Why Counting Illegals on the Census Threatens American Democracy

Posted on Wednesday, May 15, 2024
by Outside Contributor

By Dale Wilcox

Why Counting Illegals on the Census Threatens American Democracy

The counting of illegal aliens as part of the decennial U.S. Census is one of the most under-discussed aspects of illegal immigration, but it represents a major threat to the future of American democracy.

As currently constituted, the census counts everyone currently living in the U.S., regardless of their citizenship or legal status. The results establish the number of electoral votes and congressional seats allocated to each state. So, while illegal aliens and all noncitizens are legally banned from voting in federal elections, they are still allowed to legally impact elections through the census. Given that more than seven million illegal aliens have entered the U.S. over the past three years, we can expect illegal aliens to have an outsized influenced on both the electoral college and the House of Representatives after the counting of the next census occurs in 2030. This is a crisis of democracyas well as a crisis of sovereignty.

Even if one buys into the dubious notion that all of the many millions of illegal aliens who currently reside in the country are following the law and not voting in federal elections, their presence in the country could still potentially be decisive in elections. Take the state of New Jersey, for example. A recent study from the Garden State found that almost 1-in-10 New Jersey residents are illegal aliens. This means that nearly 1/10th of New Jersey’s electoral college votes and 1/10th of its House representation after 2030 could be the result of illegal immigration, and New Jersey is not even a border state. Imagine the impact illegal immigration may have on the census results in states like California, Arizona, or Texas.

All of this violates the sacred principle that American elections must be decided by American citizens and American citizens only. Illegal aliens may not be a voting bloc, but they are a large bloc with growing influence on the outcome of American elections.

The Trump Administration attempted to remedy this problem by adding a citizenship question to the 2020 Census, but were ultimately foiled when the Supreme Court, by a 5-4 vote, sided with anti-border activists in blocking the question from appearing on that year’s census. This ill-founded ruling guaranteed that states across the country would have their number of congressional seats and electoral college votes inflated or deflated by illegal immigration for the duration of the 2020s.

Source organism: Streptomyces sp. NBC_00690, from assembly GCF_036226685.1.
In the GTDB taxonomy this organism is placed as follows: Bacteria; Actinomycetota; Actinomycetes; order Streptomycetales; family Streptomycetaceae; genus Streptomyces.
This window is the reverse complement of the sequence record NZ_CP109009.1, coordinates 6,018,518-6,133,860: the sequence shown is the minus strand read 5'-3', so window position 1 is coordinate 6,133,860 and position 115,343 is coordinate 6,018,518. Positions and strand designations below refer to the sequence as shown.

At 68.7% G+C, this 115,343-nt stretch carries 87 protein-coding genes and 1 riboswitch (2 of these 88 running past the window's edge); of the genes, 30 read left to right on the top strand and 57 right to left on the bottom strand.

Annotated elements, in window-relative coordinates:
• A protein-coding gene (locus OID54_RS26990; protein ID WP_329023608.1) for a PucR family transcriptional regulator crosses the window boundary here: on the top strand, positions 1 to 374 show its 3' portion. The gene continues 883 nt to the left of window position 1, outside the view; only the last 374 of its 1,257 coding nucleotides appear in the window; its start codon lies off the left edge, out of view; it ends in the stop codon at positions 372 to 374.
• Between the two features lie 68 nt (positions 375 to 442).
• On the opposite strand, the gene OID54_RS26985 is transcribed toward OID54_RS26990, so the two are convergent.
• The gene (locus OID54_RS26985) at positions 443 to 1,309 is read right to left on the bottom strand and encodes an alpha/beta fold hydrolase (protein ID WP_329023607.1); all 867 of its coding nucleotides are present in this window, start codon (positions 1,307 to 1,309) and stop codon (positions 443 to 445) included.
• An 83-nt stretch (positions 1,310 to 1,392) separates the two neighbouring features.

According to a 2020  study, Texas, Florida, and California each have one more congressional seat than they would have if illegal aliens had not been counted in the most recent census, while Alabama, Minnesota, and Ohio each have one less seat as a result. This may not sound like much, but it is not too difficult to imagine control of Congress or the presidency coming down to a handful of seats or electoral college votes, in which case illegal aliens will have proven decisive in deciding the composition of the U.S. government.

This is an obvious problem because the U.S. government is supposed to represent the interests of U.S. citizens. If members of Congress or even a president know they are reliant on illegal aliens for their position, their priorities will be much different as a result. This is not compatible with the core tenets of American democracy, and the situation will grow direr if illegal aliens are allowed to be counted in the next census. The illegal alien population has skyrocketed in the last few years, so the effects of illegal immigration on the allocation of Congressional seats and Electoral College votes would be much greater in 2030 than they were in 2020.

Seeking to head this problem off, the House passed legislation earlier this month that would mandate a citizenship question be added to the 2030 census, but the bill has little chance of becoming law. Anti-borders interests who have facilitated the crisis at the border understand they have the ability to dramatically remake the American electorate without changing a single law. Without any changes to the current census regime, illegal aliens will have a significant impact on U.S. elections for generations to come, even if not a single one of them were to vote.

Counting illegal aliens on the census threatens to upend U.S. elections, makes a mockery of our system of government, and threatens the sovereignty of American citizens. The next census must ensure the U.S. government is accountable only to U.S. citizens, and no one else.

Dale L. Wilcox is executive director and general counsel at the Immigration Reform Law Institute, a public interest law firm working to defend the rights and interests of the American people from the negative effects of mass migration.

URL : https://amac.us/newsline/national-security/why-counting-illegals-on-the-census-threatens-american-democracy/